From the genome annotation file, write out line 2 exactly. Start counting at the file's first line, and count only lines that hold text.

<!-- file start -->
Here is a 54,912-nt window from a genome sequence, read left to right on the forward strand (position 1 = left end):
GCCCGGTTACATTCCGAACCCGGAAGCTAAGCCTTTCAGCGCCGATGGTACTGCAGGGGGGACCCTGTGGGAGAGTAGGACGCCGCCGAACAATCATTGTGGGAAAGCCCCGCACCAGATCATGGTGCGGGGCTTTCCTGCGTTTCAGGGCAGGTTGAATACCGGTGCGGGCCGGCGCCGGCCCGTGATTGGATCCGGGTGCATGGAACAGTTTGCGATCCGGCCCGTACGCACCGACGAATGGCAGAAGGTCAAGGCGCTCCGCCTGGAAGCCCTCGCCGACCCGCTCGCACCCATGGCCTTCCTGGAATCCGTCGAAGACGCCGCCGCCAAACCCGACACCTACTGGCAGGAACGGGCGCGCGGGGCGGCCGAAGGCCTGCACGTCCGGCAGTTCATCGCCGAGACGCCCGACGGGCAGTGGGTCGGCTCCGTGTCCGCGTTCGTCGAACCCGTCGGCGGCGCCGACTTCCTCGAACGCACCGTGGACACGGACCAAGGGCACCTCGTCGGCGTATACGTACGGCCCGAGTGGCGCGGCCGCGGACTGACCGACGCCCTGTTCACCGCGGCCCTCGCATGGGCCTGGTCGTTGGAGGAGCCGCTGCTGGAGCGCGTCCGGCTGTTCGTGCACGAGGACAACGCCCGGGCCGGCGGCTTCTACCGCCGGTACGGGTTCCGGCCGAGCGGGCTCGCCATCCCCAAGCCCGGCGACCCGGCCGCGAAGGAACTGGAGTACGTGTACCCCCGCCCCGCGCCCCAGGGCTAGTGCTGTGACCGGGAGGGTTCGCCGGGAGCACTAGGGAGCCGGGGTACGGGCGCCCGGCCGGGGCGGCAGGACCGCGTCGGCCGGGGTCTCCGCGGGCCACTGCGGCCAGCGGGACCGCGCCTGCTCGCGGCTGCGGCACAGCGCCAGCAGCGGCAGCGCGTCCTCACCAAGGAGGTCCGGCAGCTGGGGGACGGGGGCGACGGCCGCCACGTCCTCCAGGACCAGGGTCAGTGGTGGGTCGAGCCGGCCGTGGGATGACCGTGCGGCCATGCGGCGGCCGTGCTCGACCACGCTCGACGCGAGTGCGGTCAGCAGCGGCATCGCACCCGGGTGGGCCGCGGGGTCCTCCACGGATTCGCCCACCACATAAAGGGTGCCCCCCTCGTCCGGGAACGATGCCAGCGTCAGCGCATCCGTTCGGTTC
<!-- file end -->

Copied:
GCCCGGTTACATTCCGAACCCGGAAGCTAAGCCTTTCAGCGCCGATGGTACTGCAGGGGGGACCCTGTGGGAGAGTAGGACGCCGCCGAACAATCATTGTGGGAAAGCCCCGCACCAGATCATGGTGCGGGGCTTTCCTGCGTTTCAGGGCAGGTTGAATACCGGTGCGGGCCGGCGCCGGCCCGTGATTGGATCCGGGTGCATGGAACAGTTTGCGATCCGGCCCGTACGCACCGACGAATGGCAGAAGGTCAAGGCGCTCCGCCTGGAAGCCCTCGCCGACCCGCTCGCACCCATGGCCTTCCTGGAATCCGTCGAAGACGCCGCCGCCAAACCCGACACCTACTGGCAGGAACGGGCGCGCGGGGCGGCCGAAGGCCTGCACGTCCGGCAGTTCATCGCCGAGACGCCCGACGGGCAGTGGGTCGGCTCCGTGTCCGCGTTCGTCGAACCCGTCGGCGGCGCCGACTTCCTCGAACGCACCGTGGACACGGACCAAGGGCACCTCGTCGGCGTATACGTACGGCCCGAGTGGCGCGGCCGCGGACTGACCGACGCCCTGTTCACCGCGGCCCTCGCATGGGCCTGGTCGTTGGAGGAGCCGCTGCTGGAGCGCGTCCGGCTGTTCGTGCACGAGGACAACGCCCGGGCCGGCGGCTTCTACCGCCGGTACGGGTTCCGGCCGAGCGGGCTCGCCATCCCCAAGCCCGGCGACCCGGCCGCGAAGGAACTGGAGTACGTGTACCCCCGCCCCGCGCCCCAGGGCTAGTGCTGTGACCGGGAGGGTTCGCCGGGAGCACTAGGGAGCCGGGGTACGGGCGCCCGGCCGGGGCGGCAGGACCGCGTCGGCCGGGGTCTCCGCGGGCCACTGCGGCCAGCGGGACCGCGCCTGCTCGCGGCTGCGGCACAGCGCCAGCAGCGGCAGCGCGTCCTCACCAAGGAGGTCCGGCAGCTGGGGGACGGGGGCGACGGCCGCCACGTCCTCCAGGACCAGGGTCAGTGGTGGGTCGAGCCGGCCGTGGGATGACCGTGCGGCCATGCGGCGGCCGTGCTCGACCACGCTCGACGCGAGTGCGGTCAGCAGCGGCATCGCACCCGGGTGGGCCGCGGGGTCCTCCACGGATTCGCCCACCACATAAAGGGTGCCCCCCTCGTCCGGGAACGATGCCAGCGTCAGCGCATCCGTTCGGTTC